These types of highly specific and progressively challenging interventions summarized in Table 1, have been shown to improve gait, balance, and function out to 6 months7-10 and to create structural changes in the brain in PwP.11  In addition, total physical activity (i.e., steps per day) and the number of bouts of moderate physical activity per day (i.e., brisk walking) also increased6 suggesting this type of balance training may reduce sedentary behavior.  This has implications for health, quality of life, decreased risk of noncommunicable disease or all-cause mortality, and may represent a physical activity threshold to maintain functional independence!  More recently, studies have shown that when those same research protocols are translated into real-world clinics the result are similarly effective.8-10  In fact, results are even longer-lasting (i.e., out to 12 months)12-13 when interventions include indoor and outdoor practice and when practice can be sustained over time.

One thing is for sure - the most effective balance interventions incorporate multiple balance control components and progress the physical and cognitive challenge over time. 7-10,12-13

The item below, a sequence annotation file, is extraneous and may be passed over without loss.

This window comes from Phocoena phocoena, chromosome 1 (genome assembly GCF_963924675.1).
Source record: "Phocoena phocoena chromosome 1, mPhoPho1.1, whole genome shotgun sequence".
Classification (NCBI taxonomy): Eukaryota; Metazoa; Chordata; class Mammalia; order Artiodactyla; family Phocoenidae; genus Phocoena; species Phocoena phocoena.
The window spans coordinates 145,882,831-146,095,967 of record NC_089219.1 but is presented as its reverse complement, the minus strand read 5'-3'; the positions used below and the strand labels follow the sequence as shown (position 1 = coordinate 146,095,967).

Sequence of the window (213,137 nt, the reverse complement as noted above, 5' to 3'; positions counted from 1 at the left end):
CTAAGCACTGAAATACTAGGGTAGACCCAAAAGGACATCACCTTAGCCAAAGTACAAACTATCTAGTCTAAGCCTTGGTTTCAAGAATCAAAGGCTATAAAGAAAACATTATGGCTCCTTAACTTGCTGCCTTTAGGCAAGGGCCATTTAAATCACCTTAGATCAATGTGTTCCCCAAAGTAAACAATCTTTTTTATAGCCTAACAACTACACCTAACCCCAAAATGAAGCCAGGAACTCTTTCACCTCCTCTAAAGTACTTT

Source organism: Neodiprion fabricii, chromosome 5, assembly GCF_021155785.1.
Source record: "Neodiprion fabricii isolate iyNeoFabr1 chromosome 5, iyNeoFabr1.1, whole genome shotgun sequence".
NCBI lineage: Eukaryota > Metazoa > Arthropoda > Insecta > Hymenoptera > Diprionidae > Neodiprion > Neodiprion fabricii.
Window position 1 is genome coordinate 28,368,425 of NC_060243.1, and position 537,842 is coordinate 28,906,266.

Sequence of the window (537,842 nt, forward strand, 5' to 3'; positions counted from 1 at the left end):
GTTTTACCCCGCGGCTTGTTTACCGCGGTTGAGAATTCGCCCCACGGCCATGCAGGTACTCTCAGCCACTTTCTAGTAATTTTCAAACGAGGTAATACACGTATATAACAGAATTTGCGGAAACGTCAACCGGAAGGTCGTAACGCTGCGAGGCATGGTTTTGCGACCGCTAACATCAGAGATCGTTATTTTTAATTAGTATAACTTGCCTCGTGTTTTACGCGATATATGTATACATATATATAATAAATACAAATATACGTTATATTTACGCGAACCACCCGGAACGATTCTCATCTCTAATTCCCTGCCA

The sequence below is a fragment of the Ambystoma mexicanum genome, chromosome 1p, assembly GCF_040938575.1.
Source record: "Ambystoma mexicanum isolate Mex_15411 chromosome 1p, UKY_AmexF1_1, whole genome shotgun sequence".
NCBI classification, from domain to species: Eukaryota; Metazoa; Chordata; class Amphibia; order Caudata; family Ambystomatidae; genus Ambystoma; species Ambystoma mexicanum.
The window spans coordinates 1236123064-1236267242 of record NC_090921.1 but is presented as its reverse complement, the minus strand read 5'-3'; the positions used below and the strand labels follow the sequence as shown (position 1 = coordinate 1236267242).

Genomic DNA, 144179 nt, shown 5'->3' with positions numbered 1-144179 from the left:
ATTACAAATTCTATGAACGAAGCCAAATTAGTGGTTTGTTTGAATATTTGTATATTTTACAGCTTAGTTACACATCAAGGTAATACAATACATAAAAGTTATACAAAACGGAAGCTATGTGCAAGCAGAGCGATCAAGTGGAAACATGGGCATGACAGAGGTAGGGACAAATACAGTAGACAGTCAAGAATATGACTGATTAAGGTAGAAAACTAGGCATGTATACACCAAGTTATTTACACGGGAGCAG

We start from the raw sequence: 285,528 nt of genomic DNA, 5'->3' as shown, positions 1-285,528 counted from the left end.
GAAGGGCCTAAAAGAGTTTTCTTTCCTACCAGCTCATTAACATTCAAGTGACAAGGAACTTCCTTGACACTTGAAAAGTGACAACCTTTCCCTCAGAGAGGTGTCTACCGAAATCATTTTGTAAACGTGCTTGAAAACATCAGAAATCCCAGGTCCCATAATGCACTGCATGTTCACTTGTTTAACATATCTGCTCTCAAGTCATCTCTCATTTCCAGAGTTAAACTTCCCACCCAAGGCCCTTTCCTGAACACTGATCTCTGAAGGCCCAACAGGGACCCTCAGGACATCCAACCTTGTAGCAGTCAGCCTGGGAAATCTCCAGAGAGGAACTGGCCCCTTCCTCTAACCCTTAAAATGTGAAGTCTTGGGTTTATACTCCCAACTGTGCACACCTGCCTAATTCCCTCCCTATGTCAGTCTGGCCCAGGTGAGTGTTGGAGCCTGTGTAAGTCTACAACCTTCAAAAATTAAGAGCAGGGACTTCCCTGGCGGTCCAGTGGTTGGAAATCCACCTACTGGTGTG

If all this sounds complicated – it is!

That is why we are here…..we have put it all together for you…..mixing all the components into our pre-recorded and live classes this month. 

Not too much, not too little of any one thing.

Are you ready to be proactive and put off or improve the balance control challenges in your life? Are you ready for better mobility and the ability to participate in exercise and community?

Ready to get started? Not sure what to do?

Schedule an appointment with one of our PWR!Gym Therapists to assess your balance control and provide you with a personalized plan.

Working 1:1 with a physical therapist is the most efficient and effective way to “retrain” balance, group exercise is the most effective way to “sustain” the gains from therapy! Guess what? At the PWR!Gym, we can give you access to both – intensive bouts of PD-specialized rehabilitation and group exercise training for life.

Come join us at the PWR! Virtual Experience and live YOUR “Life in Balance.”